It is like a restraining order, basically.


Crossed with contempt.

"Stop being poor!"
 
2014-01-30 09:52:22 AM  
Making it illegal to sleep outside is not the sign of a civilized society. Quite the opposite, it is the sign of a society that is not civilized.
 
2014-01-30 09:58:16 AM  
Not a direct quote from the article, but still.

"We recognise that some of the people we engage with are vulnerable which is why we are encouraging them to access services" said the guy who authorized "all available bylaws" to shut down a soup kitchen for the homeless.
 
2014-01-30 10:00:16 AM  
Croyden?  Let Baron Meliadus handle this.
 
2014-01-30 10:05:16 AM  
Meh, the UK government doesn't give a shiat.  80% of the homeless there are men.  Who gives a shiat about those guys.  We'll just keep focusing about the "inequity" everything in regards to the top 10% of men and turn a blind eye to those in the glass cellar.
 
2014-01-30 10:06:49 AM  
Police launch crackdown on people who 'commit' rough sleeping

Does this mean if I am tossing and turning too much, the wife can call the police and have me arrested?
 
2014-01-30 10:08:16 AM  

RandomExcess: Making it illegal to sleep outside is not the sign of a civilized society. Quite the opposite, it is the sign of a society that is not civilized.


Nonsense! It's merely a manifestation of the equality under the law - rich and poor alike are forbidden from sleeping outside and begging alms. You don't hate equality, do you?
 
2014-01-30 10:24:35 AM  
This puts a wrinkle in Maggie Thatcher's canonization -- seeing the poors with no home -- if only there were a way to make them invisible.

On the other hand, since Croydon is Gatwick airport, there may be a large population of "tourists" who couldn't find a job.
 
2014-01-30 10:27:38 AM  
"Asinine" tag fills in while "Sick" tag is passed out on a park bench.
 
2014-01-30 10:47:31 AM  
Charles Buttonham III: say olde chap what shall we do this evening?
Wendell Wadsworth James: I know, lets go to London, see if can get passers by to give us change and the rough sleep.

CBIII: perfect, in the morning there is a soup kitchen known for its gruel.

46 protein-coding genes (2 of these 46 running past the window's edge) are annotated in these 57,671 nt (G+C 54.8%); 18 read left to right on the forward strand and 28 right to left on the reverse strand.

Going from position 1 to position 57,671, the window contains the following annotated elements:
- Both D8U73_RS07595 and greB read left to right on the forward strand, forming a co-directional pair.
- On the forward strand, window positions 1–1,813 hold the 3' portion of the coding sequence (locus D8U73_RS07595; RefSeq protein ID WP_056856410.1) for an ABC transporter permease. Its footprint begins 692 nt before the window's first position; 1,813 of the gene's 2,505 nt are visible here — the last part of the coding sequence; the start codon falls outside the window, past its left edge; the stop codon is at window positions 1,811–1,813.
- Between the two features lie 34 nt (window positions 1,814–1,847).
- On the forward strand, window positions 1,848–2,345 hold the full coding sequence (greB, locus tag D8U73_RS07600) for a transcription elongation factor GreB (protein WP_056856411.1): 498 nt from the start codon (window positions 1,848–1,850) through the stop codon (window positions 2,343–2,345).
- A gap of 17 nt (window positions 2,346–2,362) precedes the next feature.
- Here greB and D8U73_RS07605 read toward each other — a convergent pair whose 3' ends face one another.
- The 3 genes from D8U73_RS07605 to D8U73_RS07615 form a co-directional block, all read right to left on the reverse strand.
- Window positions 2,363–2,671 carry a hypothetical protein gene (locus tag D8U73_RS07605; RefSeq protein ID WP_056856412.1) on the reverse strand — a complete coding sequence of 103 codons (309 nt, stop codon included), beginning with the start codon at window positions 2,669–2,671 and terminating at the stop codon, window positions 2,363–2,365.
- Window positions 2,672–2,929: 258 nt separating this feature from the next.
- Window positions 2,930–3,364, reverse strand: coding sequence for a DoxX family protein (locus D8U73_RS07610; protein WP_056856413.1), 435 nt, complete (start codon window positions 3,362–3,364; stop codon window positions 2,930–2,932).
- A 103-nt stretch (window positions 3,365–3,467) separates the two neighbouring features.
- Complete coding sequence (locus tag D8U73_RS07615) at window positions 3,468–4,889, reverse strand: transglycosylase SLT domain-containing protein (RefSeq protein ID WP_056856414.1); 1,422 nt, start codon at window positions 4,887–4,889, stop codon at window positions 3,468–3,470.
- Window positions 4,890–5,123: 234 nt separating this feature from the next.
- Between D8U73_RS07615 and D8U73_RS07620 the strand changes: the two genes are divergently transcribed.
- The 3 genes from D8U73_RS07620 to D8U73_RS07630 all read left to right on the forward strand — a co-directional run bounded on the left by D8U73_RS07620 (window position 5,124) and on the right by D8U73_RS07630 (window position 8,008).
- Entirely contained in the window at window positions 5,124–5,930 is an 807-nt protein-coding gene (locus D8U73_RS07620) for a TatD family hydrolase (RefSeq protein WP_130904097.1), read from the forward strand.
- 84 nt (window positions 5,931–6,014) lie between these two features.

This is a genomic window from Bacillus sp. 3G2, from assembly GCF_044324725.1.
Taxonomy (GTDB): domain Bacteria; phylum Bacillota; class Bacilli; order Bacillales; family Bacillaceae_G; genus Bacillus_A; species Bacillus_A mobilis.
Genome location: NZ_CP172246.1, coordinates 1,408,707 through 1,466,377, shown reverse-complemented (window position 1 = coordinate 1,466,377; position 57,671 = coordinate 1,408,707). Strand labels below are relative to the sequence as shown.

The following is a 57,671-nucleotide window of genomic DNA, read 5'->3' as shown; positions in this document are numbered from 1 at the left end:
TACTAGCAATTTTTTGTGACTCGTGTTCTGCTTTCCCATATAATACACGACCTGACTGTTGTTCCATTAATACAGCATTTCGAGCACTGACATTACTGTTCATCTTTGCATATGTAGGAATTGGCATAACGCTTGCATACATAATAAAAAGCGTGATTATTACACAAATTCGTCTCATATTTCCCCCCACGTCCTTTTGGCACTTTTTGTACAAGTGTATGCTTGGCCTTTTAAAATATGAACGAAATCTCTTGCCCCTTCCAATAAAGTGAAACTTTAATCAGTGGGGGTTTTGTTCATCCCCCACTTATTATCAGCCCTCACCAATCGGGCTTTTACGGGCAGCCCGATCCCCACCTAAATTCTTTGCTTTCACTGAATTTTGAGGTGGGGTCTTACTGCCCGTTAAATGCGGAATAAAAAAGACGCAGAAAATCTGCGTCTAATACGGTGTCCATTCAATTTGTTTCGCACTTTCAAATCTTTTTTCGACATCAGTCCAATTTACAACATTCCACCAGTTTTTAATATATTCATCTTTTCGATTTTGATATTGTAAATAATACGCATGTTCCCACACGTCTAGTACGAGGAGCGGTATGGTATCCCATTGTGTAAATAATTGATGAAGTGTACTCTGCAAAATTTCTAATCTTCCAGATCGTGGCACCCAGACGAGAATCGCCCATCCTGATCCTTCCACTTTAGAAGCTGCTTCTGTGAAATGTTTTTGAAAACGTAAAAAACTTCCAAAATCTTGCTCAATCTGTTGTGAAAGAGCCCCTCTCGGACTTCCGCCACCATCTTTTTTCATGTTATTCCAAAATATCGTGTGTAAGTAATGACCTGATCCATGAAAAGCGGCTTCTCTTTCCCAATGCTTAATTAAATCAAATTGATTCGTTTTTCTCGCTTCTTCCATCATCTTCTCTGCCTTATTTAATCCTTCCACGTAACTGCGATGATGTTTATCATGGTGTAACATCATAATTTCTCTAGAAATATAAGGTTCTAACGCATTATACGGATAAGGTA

People living on the streets typically do it for the thrill. Fight the symptom not the cause.
 
2014-01-30 10:49:42 AM  
'Are there no prisons?"

'Plenty of prisons,' said the gentleman, laying down the  pen again.
'And the Union workhouses.' demanded Scrooge. 'Are  they still in operation?'
 
2014-01-30 10:50:21 AM  

BitwiseShift: This puts a wrinkle in Maggie Thatcher's canonization -- seeing the poors with no home -- if only there were a way to make them invisible.

On the other hand, since Croydon is Gatwick airport, there may be a large population of "tourists" who couldn't find a job.



The only way Thatcher is ever likely to get canonized is if we're allowed to use an actual cannon.

However your invisibility idea was adopted in Croydon years ago. Back when the huge queues outside the UK Border Agency offices started causing complaints they set up screens so the public wouldn't be forced to watch desperate people line up for hours in terrible weather. A great improvement for everyone, except the asylum seekers.

... and Gatwick airport is twenty miles from Croydon.
 
2014-01-30 10:51:59 AM  
I found a photo of the mayor:
images1.wikia.nocookie.net
 
2014-01-30 10:59:38 AM  
clancifer
Wow. So they have their own Republican Party over there, too.

Please. Democratic strongholds are just as abusive toward homeless people. It's about class, not party, and Democratic and Republican politicians are all in the same one.
 
2014-01-30 11:01:38 AM  

Znuh: In July 2010, new announced her intention to reform anti-social behaviour measures for England and Wales with the abolition of ASBOs in due course in favour of alternative 'community-based' social control policies.